William Smead
Chief Executive Officer
Chief Investment Officer




Dear Clients and Prospective Clients:

I don’t know if anything annoyed me more back in the 1990’s than the enthusiasm investors had for a company’s stock when it announced a stock split. Stock splits have a tendency to be authorized after large price appreciation has occurred. Splitting the stock only benefits investors if the stock rises after the split and is many times a sign of bravado on the part of the company. Numerous company stock splits are historically a sign of an over-heated stock market.

Another sign of an over-heated stock market are hot trading initial public offerings (IPO). When the stock market is in a sustained uptrend, underwriters take advantage of the confidence of investors and bring companies public. Many times a rabid following develops and a bit of a game follows. Investment firms manufacture new public companies and investors gorge on them with enthusiasm.

Why am I bringing up two phenomena which are almost non-existent? The fact that they are non-existent adds to the evidence that we are forming a market bottom. I can’t remember the last time that a company in our consciousness did a stock split. New public offerings of common stock are off the low end of the charts in the last year. Between the disappearance of large stocks like Wamu, AIG, Fannie Mae and Freddie Mac and the lack of new companies going public, supply and demand for shares is being brought into equilibrium by shrinking supply. There is very little demand at the moment for common stocks and won’t likely be any until the “Next Great U.S. Stock Market” explodes to the upside.

Lastly, what makes me think of this are friends and clients who used to call me with excitement to tell me about a hot IPO or that companies like Microsoft and Starbucks was going to split their stock. They always wanted to know if they should buy some shares in the IPO or buy some shares in the company which was splitting. I would say no and they would leave the call a bit sullen. Those same friends and clients are sending me doomsday news reports and website links. Is their pessimism today going to be any more effective over the next three to five years than their enthusiasm was back then? At Smead Capital Management we try to avoid over-heated securities and doomsday scenarios even if our holdings make us look foolish for an extended time.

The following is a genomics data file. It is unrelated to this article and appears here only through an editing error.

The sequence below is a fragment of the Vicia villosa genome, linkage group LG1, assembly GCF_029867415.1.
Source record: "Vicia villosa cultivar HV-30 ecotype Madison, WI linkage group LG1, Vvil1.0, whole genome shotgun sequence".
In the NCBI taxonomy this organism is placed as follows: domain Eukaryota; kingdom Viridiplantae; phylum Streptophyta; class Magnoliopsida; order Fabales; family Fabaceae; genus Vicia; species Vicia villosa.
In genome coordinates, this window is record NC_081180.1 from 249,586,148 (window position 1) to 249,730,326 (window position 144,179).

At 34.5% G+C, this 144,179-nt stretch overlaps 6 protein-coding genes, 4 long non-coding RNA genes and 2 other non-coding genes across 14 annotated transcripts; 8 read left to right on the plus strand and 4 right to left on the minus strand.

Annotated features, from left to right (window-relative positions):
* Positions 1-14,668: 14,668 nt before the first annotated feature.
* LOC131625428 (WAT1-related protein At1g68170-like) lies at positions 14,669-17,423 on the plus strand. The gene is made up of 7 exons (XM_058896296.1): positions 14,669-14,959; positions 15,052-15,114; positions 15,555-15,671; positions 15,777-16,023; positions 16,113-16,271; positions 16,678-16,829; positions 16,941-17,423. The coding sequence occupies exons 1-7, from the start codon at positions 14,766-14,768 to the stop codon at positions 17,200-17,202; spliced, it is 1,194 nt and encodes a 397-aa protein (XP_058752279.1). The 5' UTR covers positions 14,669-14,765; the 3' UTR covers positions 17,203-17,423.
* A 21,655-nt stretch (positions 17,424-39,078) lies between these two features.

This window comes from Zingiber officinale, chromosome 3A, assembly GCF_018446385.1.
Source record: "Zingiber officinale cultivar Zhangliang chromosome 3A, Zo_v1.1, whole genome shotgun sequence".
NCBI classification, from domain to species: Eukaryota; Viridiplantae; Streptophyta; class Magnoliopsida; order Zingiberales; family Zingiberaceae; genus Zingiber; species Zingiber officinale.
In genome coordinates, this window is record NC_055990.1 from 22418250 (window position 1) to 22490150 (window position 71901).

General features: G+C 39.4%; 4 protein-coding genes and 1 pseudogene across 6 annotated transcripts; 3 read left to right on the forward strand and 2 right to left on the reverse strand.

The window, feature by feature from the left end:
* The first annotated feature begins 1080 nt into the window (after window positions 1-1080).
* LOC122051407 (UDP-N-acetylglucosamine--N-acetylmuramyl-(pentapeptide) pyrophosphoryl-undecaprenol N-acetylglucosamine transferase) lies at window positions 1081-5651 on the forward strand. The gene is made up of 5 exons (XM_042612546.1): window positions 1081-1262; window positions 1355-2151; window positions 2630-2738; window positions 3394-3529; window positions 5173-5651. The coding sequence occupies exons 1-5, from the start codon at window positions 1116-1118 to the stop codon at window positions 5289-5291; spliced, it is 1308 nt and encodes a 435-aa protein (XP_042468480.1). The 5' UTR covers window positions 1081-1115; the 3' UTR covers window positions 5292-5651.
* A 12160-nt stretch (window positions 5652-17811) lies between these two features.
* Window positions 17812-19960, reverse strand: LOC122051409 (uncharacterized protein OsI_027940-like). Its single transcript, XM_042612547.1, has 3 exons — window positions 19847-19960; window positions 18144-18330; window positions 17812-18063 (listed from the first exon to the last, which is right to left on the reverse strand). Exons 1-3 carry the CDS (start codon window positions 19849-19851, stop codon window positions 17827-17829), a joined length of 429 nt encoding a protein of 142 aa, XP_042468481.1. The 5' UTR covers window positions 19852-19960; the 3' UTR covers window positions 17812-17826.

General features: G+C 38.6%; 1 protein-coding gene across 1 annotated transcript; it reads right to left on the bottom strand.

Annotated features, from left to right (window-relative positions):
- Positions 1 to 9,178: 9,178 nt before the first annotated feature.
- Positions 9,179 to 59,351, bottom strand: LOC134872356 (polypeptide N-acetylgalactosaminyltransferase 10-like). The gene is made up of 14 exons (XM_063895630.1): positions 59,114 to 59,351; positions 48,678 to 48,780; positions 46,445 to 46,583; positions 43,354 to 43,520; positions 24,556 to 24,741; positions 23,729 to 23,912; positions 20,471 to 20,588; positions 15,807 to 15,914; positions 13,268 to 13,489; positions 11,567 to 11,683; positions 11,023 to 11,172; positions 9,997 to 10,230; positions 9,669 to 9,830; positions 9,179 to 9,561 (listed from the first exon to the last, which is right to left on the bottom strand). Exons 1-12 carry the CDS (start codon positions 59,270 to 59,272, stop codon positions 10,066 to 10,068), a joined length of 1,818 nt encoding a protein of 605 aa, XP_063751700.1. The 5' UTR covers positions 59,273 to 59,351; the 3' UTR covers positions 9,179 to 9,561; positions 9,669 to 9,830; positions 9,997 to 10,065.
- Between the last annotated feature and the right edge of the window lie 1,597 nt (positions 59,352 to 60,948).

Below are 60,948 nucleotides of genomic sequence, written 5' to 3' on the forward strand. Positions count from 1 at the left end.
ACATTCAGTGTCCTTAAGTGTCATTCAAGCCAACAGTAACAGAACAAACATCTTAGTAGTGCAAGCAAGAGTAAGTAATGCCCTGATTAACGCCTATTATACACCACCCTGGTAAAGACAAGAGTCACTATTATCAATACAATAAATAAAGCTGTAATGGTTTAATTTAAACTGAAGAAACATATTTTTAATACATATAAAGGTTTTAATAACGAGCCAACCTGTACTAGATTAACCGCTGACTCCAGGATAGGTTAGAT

Best Wishes,


William Smead

The securities identified and described in this missive do not represent all of the securities purchased or recommended for our clients. It should not be assumed that investing in these securities was or will be profitable. A list of all recommendations made by Smead Capital Management with in the past twelve month period is available upon request.
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